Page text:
A variation of a waterwheel in which the waterwheel was powered by water coming over the top side of the wheel, as opposed to an undershoot waterwheel where the water turns the wheel from the bottom.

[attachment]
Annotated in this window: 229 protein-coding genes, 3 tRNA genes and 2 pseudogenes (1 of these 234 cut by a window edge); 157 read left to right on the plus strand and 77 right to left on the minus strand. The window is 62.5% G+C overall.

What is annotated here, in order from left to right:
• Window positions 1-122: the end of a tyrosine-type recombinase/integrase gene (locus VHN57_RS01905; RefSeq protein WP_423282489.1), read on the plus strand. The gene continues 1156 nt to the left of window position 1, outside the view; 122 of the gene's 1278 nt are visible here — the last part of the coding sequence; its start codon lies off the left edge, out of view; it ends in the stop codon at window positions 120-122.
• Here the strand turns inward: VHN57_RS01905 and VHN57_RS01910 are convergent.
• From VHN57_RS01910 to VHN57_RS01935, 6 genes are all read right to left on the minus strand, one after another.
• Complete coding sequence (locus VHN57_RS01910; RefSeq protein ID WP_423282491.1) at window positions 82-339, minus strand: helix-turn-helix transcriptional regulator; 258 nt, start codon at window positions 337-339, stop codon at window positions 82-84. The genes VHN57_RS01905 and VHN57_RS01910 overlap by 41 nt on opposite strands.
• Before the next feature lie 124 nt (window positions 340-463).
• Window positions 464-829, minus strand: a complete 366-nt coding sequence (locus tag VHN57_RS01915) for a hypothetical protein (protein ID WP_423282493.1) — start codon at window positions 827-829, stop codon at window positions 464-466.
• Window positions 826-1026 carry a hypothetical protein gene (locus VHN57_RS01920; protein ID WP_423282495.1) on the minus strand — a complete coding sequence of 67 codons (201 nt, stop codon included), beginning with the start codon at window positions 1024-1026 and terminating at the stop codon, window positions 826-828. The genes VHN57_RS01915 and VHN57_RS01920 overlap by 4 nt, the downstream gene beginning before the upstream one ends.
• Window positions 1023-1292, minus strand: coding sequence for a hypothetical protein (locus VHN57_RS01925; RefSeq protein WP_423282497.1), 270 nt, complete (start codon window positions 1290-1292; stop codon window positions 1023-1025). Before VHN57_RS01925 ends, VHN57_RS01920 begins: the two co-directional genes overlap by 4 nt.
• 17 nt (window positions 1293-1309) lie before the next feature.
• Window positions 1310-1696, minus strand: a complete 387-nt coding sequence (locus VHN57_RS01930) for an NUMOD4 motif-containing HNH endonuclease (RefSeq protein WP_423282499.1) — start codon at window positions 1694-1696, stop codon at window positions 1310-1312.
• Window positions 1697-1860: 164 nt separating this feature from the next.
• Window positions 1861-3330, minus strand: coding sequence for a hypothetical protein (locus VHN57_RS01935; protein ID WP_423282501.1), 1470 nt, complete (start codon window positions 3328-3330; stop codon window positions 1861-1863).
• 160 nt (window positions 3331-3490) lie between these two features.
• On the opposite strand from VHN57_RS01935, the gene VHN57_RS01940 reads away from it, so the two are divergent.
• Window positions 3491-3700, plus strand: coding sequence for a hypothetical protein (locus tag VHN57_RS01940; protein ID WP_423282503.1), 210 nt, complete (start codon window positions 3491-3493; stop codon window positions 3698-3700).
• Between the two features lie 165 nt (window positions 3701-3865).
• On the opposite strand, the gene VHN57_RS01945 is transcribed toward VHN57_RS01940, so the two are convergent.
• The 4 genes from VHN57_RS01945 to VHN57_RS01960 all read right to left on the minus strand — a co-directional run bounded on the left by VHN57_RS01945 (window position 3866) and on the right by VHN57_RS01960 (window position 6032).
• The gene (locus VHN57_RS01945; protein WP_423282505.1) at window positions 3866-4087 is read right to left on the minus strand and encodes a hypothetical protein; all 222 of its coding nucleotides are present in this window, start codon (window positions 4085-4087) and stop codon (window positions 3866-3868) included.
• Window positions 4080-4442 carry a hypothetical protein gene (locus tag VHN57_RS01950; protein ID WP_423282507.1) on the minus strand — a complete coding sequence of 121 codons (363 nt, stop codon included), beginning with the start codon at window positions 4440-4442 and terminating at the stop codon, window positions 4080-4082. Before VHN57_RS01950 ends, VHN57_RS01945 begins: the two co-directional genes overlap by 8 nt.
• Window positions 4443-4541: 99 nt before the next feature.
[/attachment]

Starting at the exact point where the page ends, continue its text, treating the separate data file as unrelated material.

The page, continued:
The first mills to employ overshoot waterwheels are found as early as the 13th century of the common era. They were 50-60% efficient. Many of these wheels had evidence that they were used in conjuction with the a cam to allow the conversion of rotary motion into reciprocating (alternating on one axis) motion.